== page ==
Preston, Lancashire: Birthplace of British Mormonism

 

Avenham Park, in Preston, along the River Ribble
(click to enlarge)

 

We spent the first part of the day today in Preston, which my wife and I have visited at least three times before — the most recent occasion, documented briefly in this blog entry from 2012, having been almost precisely a year ago.  (Here is a nice photo essay on Preston and associated areas by BYU’s Craig Ostler.)

 

The Preston “Obelisk”

 

We first drove around a bit, passing (among other things) by the house in which the discouraged young Elder Gordon B. Hinckley, told by a letter from his father to forget himself and get to work, knelt down and committed himself to completing his mission.  He later described this as his “moment of decision,” and testified that everything good in his life had flowed from that moment.  We then walked in the city center, including a visit to the “obelisk” in the town square where John Wesley (the founder of Methodism) once preached, and where, in 1837, Heber C. Kimball first proclaimed the restoration of the Gospel.

 

We strolled over to the boarding house — now, sadly, boarded up for the past fifteen years — at the corner of Fox and St. Wilfrid Streets, in which Isaac Russell, Orson Hyde, Joseph Fielding, Heber C. Kimball, John Goodson, and Willard Richards first lodged.  It was in this building that they had their remarkable encounter with demonic spirits, of which our guide during this tour, Peter Fagg, has given an excellent account here.

 

I’m horrified, by the way, at the thought that such historically significant buildings as this — old, and now basically abandoned — will eventually be demolished if they aren’t deliberately preserved by Latter-day Saints.  I understand, of course, that we can’t — and shouldn’t — save everything.  But I’m delighted that some private members of the Church chose to save the Gadfield Elm chapel, and I hope that some of these other landmarks in England will be saved, as well.  Once they’re gone, it will be too late.  That’s why I’m very enthusiastic about, and wish even greater success for, the Mormon Historic Sites Foundation.  (If you share my concerns and my enthusiasm in this regard, please consider joining up with the Foundation.)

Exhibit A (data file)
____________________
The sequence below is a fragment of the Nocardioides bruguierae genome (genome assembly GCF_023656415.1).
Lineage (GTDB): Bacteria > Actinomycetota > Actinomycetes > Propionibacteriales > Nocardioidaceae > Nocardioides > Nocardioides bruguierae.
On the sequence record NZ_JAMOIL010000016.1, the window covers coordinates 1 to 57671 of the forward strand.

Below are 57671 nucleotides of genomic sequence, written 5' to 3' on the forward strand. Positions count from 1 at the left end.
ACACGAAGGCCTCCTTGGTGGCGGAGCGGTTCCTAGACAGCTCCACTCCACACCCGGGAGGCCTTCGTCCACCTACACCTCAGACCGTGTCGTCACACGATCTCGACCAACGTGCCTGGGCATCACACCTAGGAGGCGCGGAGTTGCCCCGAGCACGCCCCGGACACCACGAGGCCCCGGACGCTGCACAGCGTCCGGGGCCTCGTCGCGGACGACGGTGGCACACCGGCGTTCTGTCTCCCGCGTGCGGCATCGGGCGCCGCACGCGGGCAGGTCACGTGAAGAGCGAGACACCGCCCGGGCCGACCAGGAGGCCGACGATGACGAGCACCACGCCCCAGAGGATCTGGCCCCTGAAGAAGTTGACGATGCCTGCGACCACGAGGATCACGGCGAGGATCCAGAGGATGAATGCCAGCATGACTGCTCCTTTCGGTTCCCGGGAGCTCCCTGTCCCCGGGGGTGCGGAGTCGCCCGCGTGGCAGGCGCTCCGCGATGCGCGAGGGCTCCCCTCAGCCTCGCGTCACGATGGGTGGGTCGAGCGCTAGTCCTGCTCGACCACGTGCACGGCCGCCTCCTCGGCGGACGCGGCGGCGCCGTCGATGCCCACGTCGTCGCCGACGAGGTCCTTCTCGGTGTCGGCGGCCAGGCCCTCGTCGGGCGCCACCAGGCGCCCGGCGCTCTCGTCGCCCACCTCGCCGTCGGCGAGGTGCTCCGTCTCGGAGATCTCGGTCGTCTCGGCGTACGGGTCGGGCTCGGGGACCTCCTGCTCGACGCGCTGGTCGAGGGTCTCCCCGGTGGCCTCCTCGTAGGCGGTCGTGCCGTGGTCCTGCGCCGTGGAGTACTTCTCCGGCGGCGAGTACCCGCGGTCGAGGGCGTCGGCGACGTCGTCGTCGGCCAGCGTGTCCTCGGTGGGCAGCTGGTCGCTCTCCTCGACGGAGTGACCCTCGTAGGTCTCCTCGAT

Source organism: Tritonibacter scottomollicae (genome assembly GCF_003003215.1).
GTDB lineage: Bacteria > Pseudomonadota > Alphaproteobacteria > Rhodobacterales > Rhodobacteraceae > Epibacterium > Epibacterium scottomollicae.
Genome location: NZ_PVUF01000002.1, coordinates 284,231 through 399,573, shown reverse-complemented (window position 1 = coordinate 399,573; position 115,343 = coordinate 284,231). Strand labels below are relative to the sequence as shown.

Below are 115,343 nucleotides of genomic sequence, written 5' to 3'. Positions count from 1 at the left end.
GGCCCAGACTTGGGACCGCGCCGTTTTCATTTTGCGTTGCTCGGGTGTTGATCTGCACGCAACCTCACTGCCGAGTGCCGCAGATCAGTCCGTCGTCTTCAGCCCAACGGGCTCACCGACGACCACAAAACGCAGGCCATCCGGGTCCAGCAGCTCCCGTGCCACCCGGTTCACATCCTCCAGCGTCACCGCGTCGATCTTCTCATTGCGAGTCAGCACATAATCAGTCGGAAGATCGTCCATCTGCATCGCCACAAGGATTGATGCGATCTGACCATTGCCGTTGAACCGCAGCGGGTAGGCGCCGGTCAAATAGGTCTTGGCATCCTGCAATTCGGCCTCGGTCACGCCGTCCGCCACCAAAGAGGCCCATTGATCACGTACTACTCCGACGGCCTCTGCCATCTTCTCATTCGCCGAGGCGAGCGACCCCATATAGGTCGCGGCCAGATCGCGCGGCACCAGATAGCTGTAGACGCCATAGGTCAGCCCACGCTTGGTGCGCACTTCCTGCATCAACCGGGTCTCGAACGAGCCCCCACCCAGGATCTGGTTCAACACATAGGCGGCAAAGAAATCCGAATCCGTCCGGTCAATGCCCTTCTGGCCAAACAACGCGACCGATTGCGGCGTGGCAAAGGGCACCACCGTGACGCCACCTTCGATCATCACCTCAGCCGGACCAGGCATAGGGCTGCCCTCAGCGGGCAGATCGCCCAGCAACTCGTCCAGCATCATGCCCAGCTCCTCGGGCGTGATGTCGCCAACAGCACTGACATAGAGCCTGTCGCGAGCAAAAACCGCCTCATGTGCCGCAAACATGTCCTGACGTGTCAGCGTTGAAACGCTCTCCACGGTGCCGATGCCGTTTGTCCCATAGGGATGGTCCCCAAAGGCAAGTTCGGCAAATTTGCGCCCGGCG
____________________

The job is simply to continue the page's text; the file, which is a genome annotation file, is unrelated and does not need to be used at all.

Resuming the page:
The Japanese Garden within Avenham Park contains four different markers commemorating the significance of this area for early English Mormonism.

 

Eventually, we worked our way over to Avenham Park, which beautifully borders the River Ribble.  This is where the earliest Mormon baptisms in England were performed, through which came such memorable names as George D. Watt, Miles Romney, and William Clayton.

 

The River Ribble, running through Preston

 

Finally, though, we had to leave Preston.  Our British LDS guide, Peter Fagg, returned to his home in Chorley, and two of our group separated off in order to head up to Scotland tomorrow.  The rest of us boarded our coach and headed southwards toward Heathrow Airport near London, from which most will be flying back to North America tomorrow.  Determined to allow them no peace, however, I read to them from Francis Thompson’s famous poem “The Hound of Heaven.”  (Thompson was born in Preston.)  Earlier in the day, I had shared Gerard Manley Hopkins’s “Pied Beauty” and “God’s Grandeur” with them — Father Hopkins having taught at Stonyhurst College back in the nineteenth century.

 

Posted from Slough, Berkshire, England

 

 

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